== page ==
Drought children by Alice Elwell

Photo by Brad Helmink on Unsplash

The grass is dead. It’s summer in Brisbane and we are living through one of the worst droughts in memory. The drought is strangely everywhere but nowhere. In the city, it’s easy to feel disconnected from it. Yes, the temperatures are apocalyptic-level hot, but that’s just summer in Queensland, right? The supermarket shelves are still plump with fresh produce. Water restrictions are not in place, despite the Wivenhoe dam dropping to 60%. Our lives are not disrupted.

But the grass is dead, and the sky is a permanent state of eerie haze, as if our ‘big country town’ has grown up into a bustling metropolis from overseas. We don’t get that sort of smog in the sunshine state; except we do now, because the bushfires rage on and our politicians tell us to look elsewhere.

I look at the grass and I miss it with a strange ache that comes from longing for the ordinary. On my morning walks, I see how the lush verdant lawns of the university are almost obscenely green, a product of the jets of water sprayed by nine sprinklers and a sign that says ‘keep off the grass’, all to maintain the illusion of a picture-perfect campus. Come chase your dreams here and study with us and your future lawns will also be bright and green.

Down the road at the nearby playground, children play in dirt. What was once an oasis in the middle of a semi-circle of apartment buildings is now dusty and arid, the grass long dead. Still, when the air isn’t too thick with humidity, the children scream and run, playing their handball with ferocious intensity and making do with the parched park. Their school uniforms stand out like little primary-coloured flags and I think how unfair it is that they’ve inherited this drying land, divided as it is into those who can afford grass and those who cannot.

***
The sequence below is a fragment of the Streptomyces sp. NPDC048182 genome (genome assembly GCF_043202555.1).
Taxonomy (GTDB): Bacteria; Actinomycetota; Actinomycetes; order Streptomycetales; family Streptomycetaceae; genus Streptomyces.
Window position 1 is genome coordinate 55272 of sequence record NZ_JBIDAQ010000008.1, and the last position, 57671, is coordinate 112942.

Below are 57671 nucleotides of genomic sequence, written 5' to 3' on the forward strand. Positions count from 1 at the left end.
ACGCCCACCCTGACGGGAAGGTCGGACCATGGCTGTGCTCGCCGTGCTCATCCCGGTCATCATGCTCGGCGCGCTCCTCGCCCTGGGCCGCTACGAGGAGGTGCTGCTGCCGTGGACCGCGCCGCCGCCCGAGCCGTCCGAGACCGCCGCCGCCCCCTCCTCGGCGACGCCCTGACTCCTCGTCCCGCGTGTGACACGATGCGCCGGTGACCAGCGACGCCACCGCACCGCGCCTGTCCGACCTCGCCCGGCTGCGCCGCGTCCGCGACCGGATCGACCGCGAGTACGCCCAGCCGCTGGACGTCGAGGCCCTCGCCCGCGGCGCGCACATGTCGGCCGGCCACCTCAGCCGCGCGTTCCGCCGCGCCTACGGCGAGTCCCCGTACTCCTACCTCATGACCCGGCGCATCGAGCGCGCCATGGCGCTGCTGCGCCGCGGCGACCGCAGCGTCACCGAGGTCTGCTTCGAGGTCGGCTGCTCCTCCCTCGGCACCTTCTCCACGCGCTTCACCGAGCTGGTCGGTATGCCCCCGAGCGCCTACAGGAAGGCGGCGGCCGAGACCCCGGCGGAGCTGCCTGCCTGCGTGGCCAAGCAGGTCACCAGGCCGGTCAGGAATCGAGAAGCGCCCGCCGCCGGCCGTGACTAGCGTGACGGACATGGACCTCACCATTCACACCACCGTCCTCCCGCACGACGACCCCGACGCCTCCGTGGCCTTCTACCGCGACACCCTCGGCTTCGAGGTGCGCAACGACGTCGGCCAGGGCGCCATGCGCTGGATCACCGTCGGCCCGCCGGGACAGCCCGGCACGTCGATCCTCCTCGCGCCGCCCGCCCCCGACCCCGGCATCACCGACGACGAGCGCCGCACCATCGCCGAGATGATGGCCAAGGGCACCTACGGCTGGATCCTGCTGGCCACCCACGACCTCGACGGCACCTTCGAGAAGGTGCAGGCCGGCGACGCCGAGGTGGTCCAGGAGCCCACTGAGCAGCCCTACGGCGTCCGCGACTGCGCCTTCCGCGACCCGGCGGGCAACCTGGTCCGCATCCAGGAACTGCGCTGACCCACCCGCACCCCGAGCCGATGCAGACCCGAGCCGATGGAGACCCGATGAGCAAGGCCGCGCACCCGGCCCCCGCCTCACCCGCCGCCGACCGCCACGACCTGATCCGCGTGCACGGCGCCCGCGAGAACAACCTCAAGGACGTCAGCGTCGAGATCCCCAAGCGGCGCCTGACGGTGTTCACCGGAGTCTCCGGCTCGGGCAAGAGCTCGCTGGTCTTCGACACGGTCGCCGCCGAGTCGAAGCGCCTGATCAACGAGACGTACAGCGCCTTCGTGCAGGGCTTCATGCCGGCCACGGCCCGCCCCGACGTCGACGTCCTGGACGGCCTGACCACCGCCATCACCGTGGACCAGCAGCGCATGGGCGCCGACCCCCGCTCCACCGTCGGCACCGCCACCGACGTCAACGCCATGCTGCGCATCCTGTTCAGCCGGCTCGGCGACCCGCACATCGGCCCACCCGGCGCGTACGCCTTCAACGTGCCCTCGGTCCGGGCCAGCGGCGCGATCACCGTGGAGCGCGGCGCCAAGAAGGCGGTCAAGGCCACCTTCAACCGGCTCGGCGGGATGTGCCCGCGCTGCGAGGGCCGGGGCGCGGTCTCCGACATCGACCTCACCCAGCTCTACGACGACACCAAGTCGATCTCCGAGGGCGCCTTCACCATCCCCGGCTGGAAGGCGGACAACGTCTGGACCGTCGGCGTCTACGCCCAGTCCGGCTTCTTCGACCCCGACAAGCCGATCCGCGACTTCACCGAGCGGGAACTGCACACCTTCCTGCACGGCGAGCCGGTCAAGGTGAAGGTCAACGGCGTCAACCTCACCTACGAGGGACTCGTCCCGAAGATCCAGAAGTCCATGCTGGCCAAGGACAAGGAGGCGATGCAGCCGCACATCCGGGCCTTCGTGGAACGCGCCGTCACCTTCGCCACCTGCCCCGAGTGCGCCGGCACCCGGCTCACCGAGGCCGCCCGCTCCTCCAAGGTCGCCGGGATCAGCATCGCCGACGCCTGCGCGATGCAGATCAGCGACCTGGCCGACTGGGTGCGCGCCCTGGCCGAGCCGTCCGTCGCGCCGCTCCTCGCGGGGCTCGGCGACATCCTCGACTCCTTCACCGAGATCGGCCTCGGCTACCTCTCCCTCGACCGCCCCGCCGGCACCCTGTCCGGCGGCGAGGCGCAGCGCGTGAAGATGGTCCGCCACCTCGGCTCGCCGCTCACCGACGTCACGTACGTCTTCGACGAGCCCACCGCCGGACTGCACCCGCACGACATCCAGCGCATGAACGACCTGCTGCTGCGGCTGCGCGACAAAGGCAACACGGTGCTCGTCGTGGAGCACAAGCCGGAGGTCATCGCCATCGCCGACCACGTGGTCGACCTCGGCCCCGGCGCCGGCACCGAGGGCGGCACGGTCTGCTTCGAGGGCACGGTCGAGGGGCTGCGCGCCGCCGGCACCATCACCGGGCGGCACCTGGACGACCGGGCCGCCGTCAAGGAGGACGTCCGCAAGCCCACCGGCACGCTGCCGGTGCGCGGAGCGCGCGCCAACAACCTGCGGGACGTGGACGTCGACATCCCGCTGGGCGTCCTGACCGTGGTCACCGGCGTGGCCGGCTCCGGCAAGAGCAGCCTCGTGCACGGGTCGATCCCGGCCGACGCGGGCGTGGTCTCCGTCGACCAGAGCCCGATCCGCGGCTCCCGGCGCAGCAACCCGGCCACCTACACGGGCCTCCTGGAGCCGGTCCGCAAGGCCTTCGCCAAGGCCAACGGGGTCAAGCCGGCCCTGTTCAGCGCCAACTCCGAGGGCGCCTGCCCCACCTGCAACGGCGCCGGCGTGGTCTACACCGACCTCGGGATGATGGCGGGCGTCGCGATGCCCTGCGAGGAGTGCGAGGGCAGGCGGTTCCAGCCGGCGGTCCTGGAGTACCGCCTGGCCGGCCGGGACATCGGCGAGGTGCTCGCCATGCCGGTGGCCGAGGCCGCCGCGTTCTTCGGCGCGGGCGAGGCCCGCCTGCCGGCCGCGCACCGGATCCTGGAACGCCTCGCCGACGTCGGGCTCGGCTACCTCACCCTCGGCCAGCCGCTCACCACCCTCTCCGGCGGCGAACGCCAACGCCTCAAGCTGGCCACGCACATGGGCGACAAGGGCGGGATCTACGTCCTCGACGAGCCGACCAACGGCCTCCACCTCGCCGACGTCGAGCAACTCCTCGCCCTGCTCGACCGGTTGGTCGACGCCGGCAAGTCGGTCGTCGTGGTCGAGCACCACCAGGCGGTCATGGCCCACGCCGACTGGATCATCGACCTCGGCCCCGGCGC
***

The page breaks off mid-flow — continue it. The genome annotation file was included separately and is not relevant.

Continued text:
The footpaths that used to be bordered with grass are now bordered with dirt and I can’t help but think that soon council will fill the dirt in with pebbles as a water-saving measure and it’ll be as though the greenery never existed. We will accept this new grassless reality and we will forget that there was once a time where sky blue met bright green grass and children had a soft landing when they romped around after school. How will primary school children depict this new world in their drawings – burning orb in the corner, brown dirt below? Pack up the green pencils and textas and crayons, for there is no need of them now. What was once the stalwart of the art box will become reserved for fantasy drawings.

What will education look like for these children, particularly when we continue to centre education on preparing students to be workers? What jobs will be left? When teenagers talk about climate anxiety, I’ve heard adults mock them for openly professing their fears as though the emotional transgression is worse than the reality of an uncertain and frankly terrifying future. In the sanctity of the classroom, I’ve seen students’ emotions bubbling out, unruly and unashamed. These emotions become something adults can contain, challenge and control; unlike the uncertain future looming around the corner. This strikes me as unfeeling at best and unethical at worst. How are we helping students to prepare for the future if we are not also allowing them to grieve for a future that will look so drastically different from the past?

While schooling is ostensibly to prepare students for the future, I cannot see how we can do that when that future is so uncertain. If world leaders aren’t acting on climate change, then the next thing to consider is how we as individuals can do something. But how can I tell students that they can shape the future into what they want when that is basically telling them “Here, you sort this mess out?”. The neoliberal framing of climate change as the responsibility of the individual is something that I cannot promote with good conscience, although of course I believe that we should all do what we can – just not that the ‘we’ should be the citizens while the ‘they’ of the corporations and governments do nothing. I don’t like where this leaves us, caught between activity and inactivity and I wonder what will be the next thing to go from present to past.

I am fortunate to live in my little inner-city bubble. I don’t have to watch livestock struggle to survive in the sweltering sun, or see how farmers cope with failing crops. My existence is connected to theirs through my reliance on agriculture but disconnected by geography. I want to support my students in their grief and I want them to have a future but I don’t have the answers of how to get there. I just mourn the loss of the grass and feel such sorrow that the siblings of the lively children from the park will grow up in a world where the trees and grass in their drawings are brown and not green.

Alice Elwell is a high school English teacher and PhD candidate.